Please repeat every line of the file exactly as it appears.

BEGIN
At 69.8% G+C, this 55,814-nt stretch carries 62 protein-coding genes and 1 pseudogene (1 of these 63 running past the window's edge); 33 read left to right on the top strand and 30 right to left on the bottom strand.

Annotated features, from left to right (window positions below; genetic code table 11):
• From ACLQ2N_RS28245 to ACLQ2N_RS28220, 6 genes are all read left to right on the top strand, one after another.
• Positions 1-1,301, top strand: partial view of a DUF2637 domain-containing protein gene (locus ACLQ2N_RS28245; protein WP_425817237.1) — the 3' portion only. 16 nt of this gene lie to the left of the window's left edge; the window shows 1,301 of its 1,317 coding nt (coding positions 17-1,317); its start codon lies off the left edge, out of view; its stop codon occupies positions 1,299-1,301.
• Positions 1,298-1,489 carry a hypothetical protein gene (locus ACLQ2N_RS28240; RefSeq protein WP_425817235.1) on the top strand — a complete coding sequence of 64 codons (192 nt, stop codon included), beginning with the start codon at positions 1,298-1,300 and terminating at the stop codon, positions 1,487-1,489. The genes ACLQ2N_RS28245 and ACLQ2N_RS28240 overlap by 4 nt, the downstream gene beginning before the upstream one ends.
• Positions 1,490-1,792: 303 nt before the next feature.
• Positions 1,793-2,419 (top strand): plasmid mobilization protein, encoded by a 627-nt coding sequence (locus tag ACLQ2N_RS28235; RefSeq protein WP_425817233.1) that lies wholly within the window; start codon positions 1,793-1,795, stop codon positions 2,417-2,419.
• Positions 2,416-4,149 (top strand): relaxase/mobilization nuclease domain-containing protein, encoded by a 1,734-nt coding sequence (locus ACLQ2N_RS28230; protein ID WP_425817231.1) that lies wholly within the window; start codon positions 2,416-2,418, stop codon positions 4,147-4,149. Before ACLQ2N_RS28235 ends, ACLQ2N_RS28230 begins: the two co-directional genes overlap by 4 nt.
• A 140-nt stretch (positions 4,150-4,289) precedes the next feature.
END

At 69.8% G+C, this 55,814-nt stretch carries 62 protein-coding genes and 1 pseudogene (1 of these 63 running past the window's edge); 33 read left to right on the top strand and 30 right to left on the bottom strand.

Annotated features, from left to right (window positions below; genetic code table 11):
• From ACLQ2N_RS28245 to ACLQ2N_RS28220, 6 genes are all read left to right on the top strand, one after another.
• Positions 1-1,301, top strand: partial view of a DUF2637 domain-containing protein gene (locus ACLQ2N_RS28245; protein WP_425817237.1) — the 3' portion only. 16 nt of this gene lie to the left of the window's left edge; the window shows 1,301 of its 1,317 coding nt (coding positions 17-1,317); its start codon lies off the left edge, out of view; its stop codon occupies positions 1,299-1,301.
• Positions 1,298-1,489 carry a hypothetical protein gene (locus ACLQ2N_RS28240; RefSeq protein WP_425817235.1) on the top strand — a complete coding sequence of 64 codons (192 nt, stop codon included), beginning with the start codon at positions 1,298-1,300 and terminating at the stop codon, positions 1,487-1,489. The genes ACLQ2N_RS28245 and ACLQ2N_RS28240 overlap by 4 nt, the downstream gene beginning before the upstream one ends.
• Positions 1,490-1,792: 303 nt before the next feature.
• Positions 1,793-2,419 (top strand): plasmid mobilization protein, encoded by a 627-nt coding sequence (locus tag ACLQ2N_RS28235; RefSeq protein WP_425817233.1) that lies wholly within the window; start codon positions 1,793-1,795, stop codon positions 2,417-2,419.
• Positions 2,416-4,149 (top strand): relaxase/mobilization nuclease domain-containing protein, encoded by a 1,734-nt coding sequence (locus ACLQ2N_RS28230; protein ID WP_425817231.1) that lies wholly within the window; start codon positions 2,416-2,418, stop codon positions 4,147-4,149. Before ACLQ2N_RS28235 ends, ACLQ2N_RS28230 begins: the two co-directional genes overlap by 4 nt.
• A 140-nt stretch (positions 4,150-4,289) precedes the next feature.